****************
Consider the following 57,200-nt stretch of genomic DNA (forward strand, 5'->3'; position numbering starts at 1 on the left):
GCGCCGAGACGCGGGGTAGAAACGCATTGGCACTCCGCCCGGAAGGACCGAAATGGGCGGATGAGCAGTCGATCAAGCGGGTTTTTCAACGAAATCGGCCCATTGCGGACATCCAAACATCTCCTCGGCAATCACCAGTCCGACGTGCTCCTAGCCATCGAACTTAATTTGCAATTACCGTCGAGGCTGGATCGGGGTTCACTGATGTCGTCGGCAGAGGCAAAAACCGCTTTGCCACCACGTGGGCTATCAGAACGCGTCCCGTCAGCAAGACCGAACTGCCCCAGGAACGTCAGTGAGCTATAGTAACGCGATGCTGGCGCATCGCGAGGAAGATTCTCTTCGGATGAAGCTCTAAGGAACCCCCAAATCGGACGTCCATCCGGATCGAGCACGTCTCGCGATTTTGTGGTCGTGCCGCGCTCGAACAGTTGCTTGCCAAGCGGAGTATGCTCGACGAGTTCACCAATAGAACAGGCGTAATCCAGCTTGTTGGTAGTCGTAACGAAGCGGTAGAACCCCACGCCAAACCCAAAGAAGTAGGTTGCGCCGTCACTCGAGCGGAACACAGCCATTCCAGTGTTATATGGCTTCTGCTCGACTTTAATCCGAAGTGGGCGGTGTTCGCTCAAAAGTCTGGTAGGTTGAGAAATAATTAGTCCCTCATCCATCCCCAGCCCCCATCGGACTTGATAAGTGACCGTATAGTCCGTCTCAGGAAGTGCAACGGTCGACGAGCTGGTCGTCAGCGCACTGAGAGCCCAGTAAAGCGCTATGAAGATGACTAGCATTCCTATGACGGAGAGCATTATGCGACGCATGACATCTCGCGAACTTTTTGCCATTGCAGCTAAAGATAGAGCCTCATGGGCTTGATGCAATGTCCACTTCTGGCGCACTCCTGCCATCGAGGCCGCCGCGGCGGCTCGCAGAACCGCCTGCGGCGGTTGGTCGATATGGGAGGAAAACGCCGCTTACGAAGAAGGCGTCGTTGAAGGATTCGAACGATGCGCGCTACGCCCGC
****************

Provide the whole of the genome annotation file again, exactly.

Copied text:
Consider the following 57,200-nt stretch of genomic DNA (forward strand, 5'->3'; position numbering starts at 1 on the left):
GCGCCGAGACGCGGGGTAGAAACGCATTGGCACTCCGCCCGGAAGGACCGAAATGGGCGGATGAGCAGTCGATCAAGCGGGTTTTTCAACGAAATCGGCCCATTGCGGACATCCAAACATCTCCTCGGCAATCACCAGTCCGACGTGCTCCTAGCCATCGAACTTAATTTGCAATTACCGTCGAGGCTGGATCGGGGTTCACTGATGTCGTCGGCAGAGGCAAAAACCGCTTTGCCACCACGTGGGCTATCAGAACGCGTCCCGTCAGCAAGACCGAACTGCCCCAGGAACGTCAGTGAGCTATAGTAACGCGATGCTGGCGCATCGCGAGGAAGATTCTCTTCGGATGAAGCTCTAAGGAACCCCCAAATCGGACGTCCATCCGGATCGAGCACGTCTCGCGATTTTGTGGTCGTGCCGCGCTCGAACAGTTGCTTGCCAAGCGGAGTATGCTCGACGAGTTCACCAATAGAACAGGCGTAATCCAGCTTGTTGGTAGTCGTAACGAAGCGGTAGAACCCCACGCCAAACCCAAAGAAGTAGGTTGCGCCGTCACTCGAGCGGAACACAGCCATTCCAGTGTTATATGGCTTCTGCTCGACTTTAATCCGAAGTGGGCGGTGTTCGCTCAAAAGTCTGGTAGGTTGAGAAATAATTAGTCCCTCATCCATCCCCAGCCCCCATCGGACTTGATAAGTGACCGTATAGTCCGTCTCAGGAAGTGCAACGGTCGACGAGCTGGTCGTCAGCGCACTGAGAGCCCAGTAAAGCGCTATGAAGATGACTAGCATTCCTATGACGGAGAGCATTATGCGACGCATGACATCTCGCGAACTTTTTGCCATTGCAGCTAAAGATAGAGCCTCATGGGCTTGATGCAATGTCCACTTCTGGCGCACTCCTGCCATCGAGGCCGCCGCGGCGGCTCGCAGAACCGCCTGCGGCGGTTGGTCGATATGGGAGGAAAACGCCGCTTACGAAGAAGGCGTCGTTGAAGGATTCGAACGATGCGCGCTACGCCCGC